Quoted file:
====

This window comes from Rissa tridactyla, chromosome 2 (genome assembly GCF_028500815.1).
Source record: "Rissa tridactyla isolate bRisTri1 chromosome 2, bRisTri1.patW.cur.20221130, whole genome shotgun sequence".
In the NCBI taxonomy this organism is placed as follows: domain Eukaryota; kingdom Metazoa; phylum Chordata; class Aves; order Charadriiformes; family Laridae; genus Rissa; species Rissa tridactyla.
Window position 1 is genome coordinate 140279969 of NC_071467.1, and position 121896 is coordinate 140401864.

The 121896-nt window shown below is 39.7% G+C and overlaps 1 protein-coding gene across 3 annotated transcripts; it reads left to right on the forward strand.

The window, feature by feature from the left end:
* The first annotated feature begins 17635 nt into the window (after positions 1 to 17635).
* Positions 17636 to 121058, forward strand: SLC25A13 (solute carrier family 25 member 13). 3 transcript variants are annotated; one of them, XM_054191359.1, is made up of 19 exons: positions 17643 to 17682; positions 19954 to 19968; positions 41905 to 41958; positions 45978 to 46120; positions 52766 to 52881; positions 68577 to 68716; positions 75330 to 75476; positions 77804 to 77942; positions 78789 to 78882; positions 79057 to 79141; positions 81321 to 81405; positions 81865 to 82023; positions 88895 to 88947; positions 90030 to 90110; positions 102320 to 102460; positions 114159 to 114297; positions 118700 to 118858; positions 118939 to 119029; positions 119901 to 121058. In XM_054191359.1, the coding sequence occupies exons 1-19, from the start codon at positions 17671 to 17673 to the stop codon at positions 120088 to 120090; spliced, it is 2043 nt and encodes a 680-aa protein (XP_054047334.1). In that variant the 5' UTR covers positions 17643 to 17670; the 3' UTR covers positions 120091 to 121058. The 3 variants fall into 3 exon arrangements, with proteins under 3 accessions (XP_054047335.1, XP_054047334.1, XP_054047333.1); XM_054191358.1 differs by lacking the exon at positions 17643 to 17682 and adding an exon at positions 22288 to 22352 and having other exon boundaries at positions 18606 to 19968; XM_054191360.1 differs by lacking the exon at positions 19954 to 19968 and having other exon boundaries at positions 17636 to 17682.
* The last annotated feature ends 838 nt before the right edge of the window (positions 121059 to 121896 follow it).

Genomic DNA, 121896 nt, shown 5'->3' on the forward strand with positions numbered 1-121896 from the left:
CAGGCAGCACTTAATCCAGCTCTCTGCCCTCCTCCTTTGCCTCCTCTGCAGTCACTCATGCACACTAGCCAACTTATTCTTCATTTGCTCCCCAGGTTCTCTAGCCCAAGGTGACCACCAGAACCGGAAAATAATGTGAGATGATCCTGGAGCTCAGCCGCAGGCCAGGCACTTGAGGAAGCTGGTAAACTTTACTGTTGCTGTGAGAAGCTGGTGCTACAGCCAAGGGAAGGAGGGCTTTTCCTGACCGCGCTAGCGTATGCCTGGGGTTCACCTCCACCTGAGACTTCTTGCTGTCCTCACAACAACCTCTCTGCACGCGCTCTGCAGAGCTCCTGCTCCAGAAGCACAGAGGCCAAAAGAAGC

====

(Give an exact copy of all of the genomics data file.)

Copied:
This window comes from Rissa tridactyla, chromosome 2 (genome assembly GCF_028500815.1).
Source record: "Rissa tridactyla isolate bRisTri1 chromosome 2, bRisTri1.patW.cur.20221130, whole genome shotgun sequence".
In the NCBI taxonomy this organism is placed as follows: domain Eukaryota; kingdom Metazoa; phylum Chordata; class Aves; order Charadriiformes; family Laridae; genus Rissa; species Rissa tridactyla.
Window position 1 is genome coordinate 140279969 of NC_071467.1, and position 121896 is coordinate 140401864.

The 121896-nt window shown below is 39.7% G+C and overlaps 1 protein-coding gene across 3 annotated transcripts; it reads left to right on the forward strand.

The window, feature by feature from the left end:
* The first annotated feature begins 17635 nt into the window (after positions 1 to 17635).
* Positions 17636 to 121058, forward strand: SLC25A13 (solute carrier family 25 member 13). 3 transcript variants are annotated; one of them, XM_054191359.1, is made up of 19 exons: positions 17643 to 17682; positions 19954 to 19968; positions 41905 to 41958; positions 45978 to 46120; positions 52766 to 52881; positions 68577 to 68716; positions 75330 to 75476; positions 77804 to 77942; positions 78789 to 78882; positions 79057 to 79141; positions 81321 to 81405; positions 81865 to 82023; positions 88895 to 88947; positions 90030 to 90110; positions 102320 to 102460; positions 114159 to 114297; positions 118700 to 118858; positions 118939 to 119029; positions 119901 to 121058. In XM_054191359.1, the coding sequence occupies exons 1-19, from the start codon at positions 17671 to 17673 to the stop codon at positions 120088 to 120090; spliced, it is 2043 nt and encodes a 680-aa protein (XP_054047334.1). In that variant the 5' UTR covers positions 17643 to 17670; the 3' UTR covers positions 120091 to 121058. The 3 variants fall into 3 exon arrangements, with proteins under 3 accessions (XP_054047335.1, XP_054047334.1, XP_054047333.1); XM_054191358.1 differs by lacking the exon at positions 17643 to 17682 and adding an exon at positions 22288 to 22352 and having other exon boundaries at positions 18606 to 19968; XM_054191360.1 differs by lacking the exon at positions 19954 to 19968 and having other exon boundaries at positions 17636 to 17682.
* The last annotated feature ends 838 nt before the right edge of the window (positions 121059 to 121896 follow it).

Genomic DNA, 121896 nt, shown 5'->3' on the forward strand with positions numbered 1-121896 from the left:
CAGGCAGCACTTAATCCAGCTCTCTGCCCTCCTCCTTTGCCTCCTCTGCAGTCACTCATGCACACTAGCCAACTTATTCTTCATTTGCTCCCCAGGTTCTCTAGCCCAAGGTGACCACCAGAACCGGAAAATAATGTGAGATGATCCTGGAGCTCAGCCGCAGGCCAGGCACTTGAGGAAGCTGGTAAACTTTACTGTTGCTGTGAGAAGCTGGTGCTACAGCCAAGGGAAGGAGGGCTTTTCCTGACCGCGCTAGCGTATGCCTGGGGTTCACCTCCACCTGAGACTTCTTGCTGTCCTCACAACAACCTCTCTGCACGCGCTCTGCAGAGCTCCTGCTCCAGAAGCACAGAGGCCAAAAGAAGC